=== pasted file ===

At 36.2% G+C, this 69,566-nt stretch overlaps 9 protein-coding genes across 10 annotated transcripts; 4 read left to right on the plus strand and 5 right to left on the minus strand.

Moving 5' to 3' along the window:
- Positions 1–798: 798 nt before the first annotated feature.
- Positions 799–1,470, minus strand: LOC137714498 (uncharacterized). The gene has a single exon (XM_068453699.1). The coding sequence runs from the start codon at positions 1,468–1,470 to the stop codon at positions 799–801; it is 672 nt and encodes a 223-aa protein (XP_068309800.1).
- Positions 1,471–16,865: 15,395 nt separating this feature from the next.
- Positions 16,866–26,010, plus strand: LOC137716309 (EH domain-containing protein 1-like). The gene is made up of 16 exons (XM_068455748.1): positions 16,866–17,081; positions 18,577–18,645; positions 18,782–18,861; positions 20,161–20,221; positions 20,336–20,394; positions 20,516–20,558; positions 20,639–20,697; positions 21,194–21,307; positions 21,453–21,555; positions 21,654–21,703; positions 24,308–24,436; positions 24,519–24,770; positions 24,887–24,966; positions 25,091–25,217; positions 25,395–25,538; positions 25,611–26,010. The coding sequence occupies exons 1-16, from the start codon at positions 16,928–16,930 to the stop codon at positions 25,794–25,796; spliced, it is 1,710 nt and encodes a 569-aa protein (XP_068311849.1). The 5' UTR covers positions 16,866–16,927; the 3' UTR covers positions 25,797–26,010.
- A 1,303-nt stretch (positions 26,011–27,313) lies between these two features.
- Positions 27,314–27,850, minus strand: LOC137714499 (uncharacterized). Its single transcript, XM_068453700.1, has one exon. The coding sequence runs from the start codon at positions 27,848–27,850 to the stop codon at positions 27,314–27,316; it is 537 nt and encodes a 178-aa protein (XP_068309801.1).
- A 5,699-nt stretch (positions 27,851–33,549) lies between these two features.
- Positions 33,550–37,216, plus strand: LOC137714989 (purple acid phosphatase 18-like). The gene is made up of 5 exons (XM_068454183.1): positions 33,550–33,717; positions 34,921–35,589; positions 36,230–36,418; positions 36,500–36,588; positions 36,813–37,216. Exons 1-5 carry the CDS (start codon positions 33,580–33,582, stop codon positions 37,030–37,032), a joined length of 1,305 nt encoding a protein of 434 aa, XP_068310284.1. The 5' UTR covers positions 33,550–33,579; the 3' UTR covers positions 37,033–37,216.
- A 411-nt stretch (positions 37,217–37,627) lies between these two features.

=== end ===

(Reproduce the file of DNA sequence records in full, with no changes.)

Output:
At 36.2% G+C, this 69,566-nt stretch overlaps 9 protein-coding genes across 10 annotated transcripts; 4 read left to right on the plus strand and 5 right to left on the minus strand.

Moving 5' to 3' along the window:
- Positions 1–798: 798 nt before the first annotated feature.
- Positions 799–1,470, minus strand: LOC137714498 (uncharacterized). The gene has a single exon (XM_068453699.1). The coding sequence runs from the start codon at positions 1,468–1,470 to the stop codon at positions 799–801; it is 672 nt and encodes a 223-aa protein (XP_068309800.1).
- Positions 1,471–16,865: 15,395 nt separating this feature from the next.
- Positions 16,866–26,010, plus strand: LOC137716309 (EH domain-containing protein 1-like). The gene is made up of 16 exons (XM_068455748.1): positions 16,866–17,081; positions 18,577–18,645; positions 18,782–18,861; positions 20,161–20,221; positions 20,336–20,394; positions 20,516–20,558; positions 20,639–20,697; positions 21,194–21,307; positions 21,453–21,555; positions 21,654–21,703; positions 24,308–24,436; positions 24,519–24,770; positions 24,887–24,966; positions 25,091–25,217; positions 25,395–25,538; positions 25,611–26,010. The coding sequence occupies exons 1-16, from the start codon at positions 16,928–16,930 to the stop codon at positions 25,794–25,796; spliced, it is 1,710 nt and encodes a 569-aa protein (XP_068311849.1). The 5' UTR covers positions 16,866–16,927; the 3' UTR covers positions 25,797–26,010.
- A 1,303-nt stretch (positions 26,011–27,313) lies between these two features.
- Positions 27,314–27,850, minus strand: LOC137714499 (uncharacterized). Its single transcript, XM_068453700.1, has one exon. The coding sequence runs from the start codon at positions 27,848–27,850 to the stop codon at positions 27,314–27,316; it is 537 nt and encodes a 178-aa protein (XP_068309801.1).
- A 5,699-nt stretch (positions 27,851–33,549) lies between these two features.
- Positions 33,550–37,216, plus strand: LOC137714989 (purple acid phosphatase 18-like). The gene is made up of 5 exons (XM_068454183.1): positions 33,550–33,717; positions 34,921–35,589; positions 36,230–36,418; positions 36,500–36,588; positions 36,813–37,216. Exons 1-5 carry the CDS (start codon positions 33,580–33,582, stop codon positions 37,030–37,032), a joined length of 1,305 nt encoding a protein of 434 aa, XP_068310284.1. The 5' UTR covers positions 33,550–33,579; the 3' UTR covers positions 37,033–37,216.
- A 411-nt stretch (positions 37,217–37,627) lies between these two features.